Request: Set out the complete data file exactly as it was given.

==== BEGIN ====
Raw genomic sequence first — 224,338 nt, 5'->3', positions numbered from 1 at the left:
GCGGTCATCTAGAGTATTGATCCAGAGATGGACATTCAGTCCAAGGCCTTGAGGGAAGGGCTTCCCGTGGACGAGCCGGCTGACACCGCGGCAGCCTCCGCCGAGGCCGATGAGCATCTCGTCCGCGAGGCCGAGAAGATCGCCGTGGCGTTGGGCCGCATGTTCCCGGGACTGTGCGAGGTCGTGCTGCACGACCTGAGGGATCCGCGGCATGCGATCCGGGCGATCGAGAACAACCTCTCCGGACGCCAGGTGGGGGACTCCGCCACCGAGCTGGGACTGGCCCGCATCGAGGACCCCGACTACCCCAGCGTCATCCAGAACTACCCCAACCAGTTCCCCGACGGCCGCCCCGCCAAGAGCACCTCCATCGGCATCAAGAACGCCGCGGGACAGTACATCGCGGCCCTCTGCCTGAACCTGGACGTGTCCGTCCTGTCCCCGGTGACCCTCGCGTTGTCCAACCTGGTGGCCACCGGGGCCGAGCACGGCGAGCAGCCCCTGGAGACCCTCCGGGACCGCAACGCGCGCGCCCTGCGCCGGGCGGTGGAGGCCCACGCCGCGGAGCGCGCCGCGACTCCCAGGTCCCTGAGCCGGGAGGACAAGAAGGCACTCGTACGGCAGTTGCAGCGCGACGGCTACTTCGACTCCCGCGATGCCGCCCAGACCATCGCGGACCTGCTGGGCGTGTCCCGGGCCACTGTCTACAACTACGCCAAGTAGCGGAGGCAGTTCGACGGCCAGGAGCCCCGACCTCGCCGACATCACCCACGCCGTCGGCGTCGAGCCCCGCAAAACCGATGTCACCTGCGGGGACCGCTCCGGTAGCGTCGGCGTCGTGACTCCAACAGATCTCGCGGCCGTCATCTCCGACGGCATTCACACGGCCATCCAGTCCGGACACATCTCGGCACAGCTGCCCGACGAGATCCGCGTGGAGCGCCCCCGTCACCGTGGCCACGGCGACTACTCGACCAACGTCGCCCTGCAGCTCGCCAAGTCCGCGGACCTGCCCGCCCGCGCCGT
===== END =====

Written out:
Raw genomic sequence first — 224,338 nt, 5'->3', positions numbered from 1 at the left:
GCGGTCATCTAGAGTATTGATCCAGAGATGGACATTCAGTCCAAGGCCTTGAGGGAAGGGCTTCCCGTGGACGAGCCGGCTGACACCGCGGCAGCCTCCGCCGAGGCCGATGAGCATCTCGTCCGCGAGGCCGAGAAGATCGCCGTGGCGTTGGGCCGCATGTTCCCGGGACTGTGCGAGGTCGTGCTGCACGACCTGAGGGATCCGCGGCATGCGATCCGGGCGATCGAGAACAACCTCTCCGGACGCCAGGTGGGGGACTCCGCCACCGAGCTGGGACTGGCCCGCATCGAGGACCCCGACTACCCCAGCGTCATCCAGAACTACCCCAACCAGTTCCCCGACGGCCGCCCCGCCAAGAGCACCTCCATCGGCATCAAGAACGCCGCGGGACAGTACATCGCGGCCCTCTGCCTGAACCTGGACGTGTCCGTCCTGTCCCCGGTGACCCTCGCGTTGTCCAACCTGGTGGCCACCGGGGCCGAGCACGGCGAGCAGCCCCTGGAGACCCTCCGGGACCGCAACGCGCGCGCCCTGCGCCGGGCGGTGGAGGCCCACGCCGCGGAGCGCGCCGCGACTCCCAGGTCCCTGAGCCGGGAGGACAAGAAGGCACTCGTACGGCAGTTGCAGCGCGACGGCTACTTCGACTCCCGCGATGCCGCCCAGACCATCGCGGACCTGCTGGGCGTGTCCCGGGCCACTGTCTACAACTACGCCAAGTAGCGGAGGCAGTTCGACGGCCAGGAGCCCCGACCTCGCCGACATCACCCACGCCGTCGGCGTCGAGCCCCGCAAAACCGATGTCACCTGCGGGGACCGCTCCGGTAGCGTCGGCGTCGTGACTCCAACAGATCTCGCGGCCGTCATCTCCGACGGCATTCACACGGCCATCCAGTCCGGACACATCTCGGCACAGCTGCCCGACGAGATCCGCGTGGAGCGCCCCCGTCACCGTGGCCACGGCGACTACTCGACCAACGTCGCCCTGCAGCTCGCCAAGTCCGCGGACCTGCCCGCCCGCGCCGT